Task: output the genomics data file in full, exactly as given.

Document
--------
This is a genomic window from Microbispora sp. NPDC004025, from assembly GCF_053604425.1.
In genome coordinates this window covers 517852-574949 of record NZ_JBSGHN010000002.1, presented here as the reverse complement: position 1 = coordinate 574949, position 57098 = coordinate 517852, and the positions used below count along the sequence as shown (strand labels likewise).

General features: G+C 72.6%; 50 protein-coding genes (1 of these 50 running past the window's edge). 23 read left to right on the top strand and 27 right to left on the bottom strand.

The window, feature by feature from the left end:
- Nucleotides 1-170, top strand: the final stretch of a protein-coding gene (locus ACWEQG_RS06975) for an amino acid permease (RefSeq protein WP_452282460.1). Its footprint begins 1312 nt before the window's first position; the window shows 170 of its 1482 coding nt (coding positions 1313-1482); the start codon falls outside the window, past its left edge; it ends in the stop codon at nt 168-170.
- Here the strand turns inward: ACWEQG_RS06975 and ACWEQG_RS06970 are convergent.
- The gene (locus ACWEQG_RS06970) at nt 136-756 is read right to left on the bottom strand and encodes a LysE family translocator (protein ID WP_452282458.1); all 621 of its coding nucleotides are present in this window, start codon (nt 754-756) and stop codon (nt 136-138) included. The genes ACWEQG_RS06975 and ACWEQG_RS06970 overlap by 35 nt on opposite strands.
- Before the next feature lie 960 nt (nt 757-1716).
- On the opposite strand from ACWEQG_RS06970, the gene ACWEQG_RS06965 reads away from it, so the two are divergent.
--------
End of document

This is a genomic window from Microbispora sp. NPDC004025, from assembly GCF_053604425.1.
In genome coordinates this window covers 517852-574949 of record NZ_JBSGHN010000002.1, presented here as the reverse complement: position 1 = coordinate 574949, position 57098 = coordinate 517852, and the positions used below count along the sequence as shown (strand labels likewise).

General features: G+C 72.6%; 50 protein-coding genes (1 of these 50 running past the window's edge). 23 read left to right on the top strand and 27 right to left on the bottom strand.

The window, feature by feature from the left end:
- Nucleotides 1-170, top strand: the final stretch of a protein-coding gene (locus ACWEQG_RS06975) for an amino acid permease (RefSeq protein WP_452282460.1). Its footprint begins 1312 nt before the window's first position; the window shows 170 of its 1482 coding nt (coding positions 1313-1482); the start codon falls outside the window, past its left edge; it ends in the stop codon at nt 168-170.
- Here the strand turns inward: ACWEQG_RS06975 and ACWEQG_RS06970 are convergent.
- The gene (locus ACWEQG_RS06970) at nt 136-756 is read right to left on the bottom strand and encodes a LysE family translocator (protein ID WP_452282458.1); all 621 of its coding nucleotides are present in this window, start codon (nt 754-756) and stop codon (nt 136-138) included. The genes ACWEQG_RS06975 and ACWEQG_RS06970 overlap by 35 nt on opposite strands.
- Before the next feature lie 960 nt (nt 757-1716).
- On the opposite strand from ACWEQG_RS06970, the gene ACWEQG_RS06965 reads away from it, so the two are divergent.